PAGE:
South Africa intends to start developing a plan for a new 2500MWe nuclear power plant, Minerals Resources and Energy Minister Gwede Mantashe told parliament.
Officials had indicated in 2019 that the government was considering adding more nuclear capacity in the long term, after abandoning in 2018 an ambitious nuclear expansion project supported by former president Jacob Zuma.
Analysts had expressed concern about Zuma’s project for a fleet of nuclear plants totalling 9600MWe arguing that it would put additional strain on public finances at a time of credit rating downgrades. Power company Eskom currently operates one nuclear plant at Koeberg, with two pressurised reactor units which began operation in 1984 and 1985 and has a total capacity of around 1900MWe.
The 100-page 2019 Integrated Resource Plan (IRP) included nine interventions to respond to energy needs in the next decade. These included: preparations for a nuclear build programme to the extent of 2500 MWe "at a pace and scale that the country can afford, because it is a no-regret option in the long term"; a 20-year life extension for the Koeberg nuclear power plant to 2044; and restructuring of Eskom.
“The development of the roadmap for the 2500MW Nuclear New Build Programme will be commencing soon,” the energy ministry said in a presentation to a parliamentary committee on its plans for 2020-25.
South Africa hopes to complete the procurement of the new nuclear plant by 2024 but no date for start of construction has been proposed.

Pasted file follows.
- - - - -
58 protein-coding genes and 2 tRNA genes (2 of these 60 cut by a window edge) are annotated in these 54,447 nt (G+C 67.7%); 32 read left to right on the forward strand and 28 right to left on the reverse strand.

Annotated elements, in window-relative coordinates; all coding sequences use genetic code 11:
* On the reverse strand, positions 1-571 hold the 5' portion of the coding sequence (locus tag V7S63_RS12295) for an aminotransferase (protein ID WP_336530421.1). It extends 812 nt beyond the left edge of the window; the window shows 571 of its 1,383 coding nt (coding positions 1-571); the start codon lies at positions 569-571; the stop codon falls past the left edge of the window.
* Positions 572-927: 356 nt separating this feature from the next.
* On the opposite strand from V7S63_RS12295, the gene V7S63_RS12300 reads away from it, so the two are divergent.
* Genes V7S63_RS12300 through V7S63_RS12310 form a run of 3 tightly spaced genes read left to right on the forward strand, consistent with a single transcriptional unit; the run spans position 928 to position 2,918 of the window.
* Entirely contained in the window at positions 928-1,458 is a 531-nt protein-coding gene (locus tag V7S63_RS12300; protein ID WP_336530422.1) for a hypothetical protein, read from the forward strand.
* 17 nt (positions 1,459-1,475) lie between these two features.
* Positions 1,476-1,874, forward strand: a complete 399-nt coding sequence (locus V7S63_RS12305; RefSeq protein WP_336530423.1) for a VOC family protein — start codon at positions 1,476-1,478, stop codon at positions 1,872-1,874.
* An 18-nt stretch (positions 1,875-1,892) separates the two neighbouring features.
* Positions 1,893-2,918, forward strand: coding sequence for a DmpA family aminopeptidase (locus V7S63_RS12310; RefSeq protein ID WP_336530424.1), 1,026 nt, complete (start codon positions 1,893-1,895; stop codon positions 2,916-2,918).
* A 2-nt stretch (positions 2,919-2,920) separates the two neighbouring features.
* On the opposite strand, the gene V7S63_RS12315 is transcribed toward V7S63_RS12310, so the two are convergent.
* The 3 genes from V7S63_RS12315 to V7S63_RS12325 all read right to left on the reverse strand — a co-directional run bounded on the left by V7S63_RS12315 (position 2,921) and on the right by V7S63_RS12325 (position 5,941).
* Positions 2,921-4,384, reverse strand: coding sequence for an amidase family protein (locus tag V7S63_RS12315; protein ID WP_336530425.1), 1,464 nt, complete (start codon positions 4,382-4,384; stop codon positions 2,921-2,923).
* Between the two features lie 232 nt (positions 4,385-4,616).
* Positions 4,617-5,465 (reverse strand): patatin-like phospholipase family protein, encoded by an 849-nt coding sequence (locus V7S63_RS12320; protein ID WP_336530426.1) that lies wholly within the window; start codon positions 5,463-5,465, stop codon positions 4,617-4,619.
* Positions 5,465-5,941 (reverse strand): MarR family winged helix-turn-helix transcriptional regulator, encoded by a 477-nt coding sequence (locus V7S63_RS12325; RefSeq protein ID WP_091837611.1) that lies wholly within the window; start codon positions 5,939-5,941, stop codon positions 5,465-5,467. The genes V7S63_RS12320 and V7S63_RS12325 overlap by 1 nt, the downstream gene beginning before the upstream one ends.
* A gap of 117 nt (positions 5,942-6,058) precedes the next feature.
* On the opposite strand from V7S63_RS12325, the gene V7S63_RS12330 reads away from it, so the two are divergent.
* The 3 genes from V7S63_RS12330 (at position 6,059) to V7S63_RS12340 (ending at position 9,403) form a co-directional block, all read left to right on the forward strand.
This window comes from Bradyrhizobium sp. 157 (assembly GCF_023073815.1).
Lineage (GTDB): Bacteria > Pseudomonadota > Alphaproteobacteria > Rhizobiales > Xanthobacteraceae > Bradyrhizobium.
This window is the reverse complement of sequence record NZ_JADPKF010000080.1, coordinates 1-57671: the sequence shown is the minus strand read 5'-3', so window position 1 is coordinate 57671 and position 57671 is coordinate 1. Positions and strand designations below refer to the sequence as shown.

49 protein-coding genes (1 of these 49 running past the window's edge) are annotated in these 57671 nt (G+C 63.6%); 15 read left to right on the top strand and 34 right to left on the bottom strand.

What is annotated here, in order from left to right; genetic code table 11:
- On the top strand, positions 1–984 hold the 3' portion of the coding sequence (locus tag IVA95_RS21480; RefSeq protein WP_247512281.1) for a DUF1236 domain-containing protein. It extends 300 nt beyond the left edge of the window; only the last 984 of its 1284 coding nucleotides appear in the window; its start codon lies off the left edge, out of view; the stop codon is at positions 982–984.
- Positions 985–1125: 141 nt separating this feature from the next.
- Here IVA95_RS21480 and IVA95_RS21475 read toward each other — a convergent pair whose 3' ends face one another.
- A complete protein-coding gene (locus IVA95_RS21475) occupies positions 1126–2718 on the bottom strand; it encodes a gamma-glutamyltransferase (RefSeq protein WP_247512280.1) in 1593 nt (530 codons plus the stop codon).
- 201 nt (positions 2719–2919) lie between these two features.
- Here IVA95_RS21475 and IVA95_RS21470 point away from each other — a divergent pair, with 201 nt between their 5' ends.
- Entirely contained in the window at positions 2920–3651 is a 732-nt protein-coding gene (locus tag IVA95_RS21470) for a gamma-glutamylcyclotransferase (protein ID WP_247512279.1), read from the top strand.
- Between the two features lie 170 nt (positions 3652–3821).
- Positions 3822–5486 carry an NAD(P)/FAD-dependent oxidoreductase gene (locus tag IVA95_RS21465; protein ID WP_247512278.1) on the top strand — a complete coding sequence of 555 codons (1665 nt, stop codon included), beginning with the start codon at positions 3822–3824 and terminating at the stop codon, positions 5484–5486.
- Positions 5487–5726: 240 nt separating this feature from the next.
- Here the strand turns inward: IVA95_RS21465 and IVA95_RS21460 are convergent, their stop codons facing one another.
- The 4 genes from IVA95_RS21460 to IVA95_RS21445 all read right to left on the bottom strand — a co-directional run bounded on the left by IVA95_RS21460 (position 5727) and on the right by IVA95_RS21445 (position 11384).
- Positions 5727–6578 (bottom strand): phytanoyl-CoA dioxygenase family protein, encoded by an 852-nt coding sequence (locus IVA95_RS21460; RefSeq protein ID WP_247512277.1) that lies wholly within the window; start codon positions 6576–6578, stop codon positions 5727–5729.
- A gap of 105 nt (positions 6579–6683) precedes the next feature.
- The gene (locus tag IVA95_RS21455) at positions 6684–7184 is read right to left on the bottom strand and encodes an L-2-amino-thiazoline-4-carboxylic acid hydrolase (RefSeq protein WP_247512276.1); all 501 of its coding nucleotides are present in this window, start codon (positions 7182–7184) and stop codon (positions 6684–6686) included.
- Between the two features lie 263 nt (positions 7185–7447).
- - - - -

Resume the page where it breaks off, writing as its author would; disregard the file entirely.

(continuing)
Answering questions, Energy Minister Gwede Mantashe said the government would “test the market” to hear what potential investors and consortia had to say about building a new nuclear facility.
Options being considered include giving a "right to develop a modular nuclear station on a build, operate and transfer basis," which means there may be no immediate call for state funding” he said.
“We are going to explore all options, when there is appetite for nuclear in the market we will go ahead with it,” Mantashe added.
The Nuclear Industry Association of South Africa (Niasa) welcomed Mantashe’s statement.
“Niasa is particularly happy to see the commitment to the Nuclear New Build (NNB) programme…The commitment by government suggests that it is willing to entertain innovative funding models.”
It also noted that the life extension of the Koeberg Nuclear Power Plant beyond 2024 is another "exciting opportunity" for the industry. It will also lay the foundation for skills development, ensuring readiness for the NNB programme,” it added.
Niasa also referred to government’s plan to replace the South Africa’s SAFARI-1 research reactor, which is mainly used to produce medical radioisotopes, with a new multi-purpose reactor. Such a step would allow the country to increase its production of medical radioisotopes and strengthen its position in world markets. At one time South Africa had been the world’s second largest exporter of medical radioisotopes, and Niasa said that it should seek to regain this position.
The plan was also welcomed by the Southern African Radiation Protection Association (SARPA), which was established in September 1997.
Implementation of this plan will ensure the security of energy supply, which South Africa desperately needs, SARPA said on 11 May.
Photo: South Africa's existing Koeberg nuclear power plant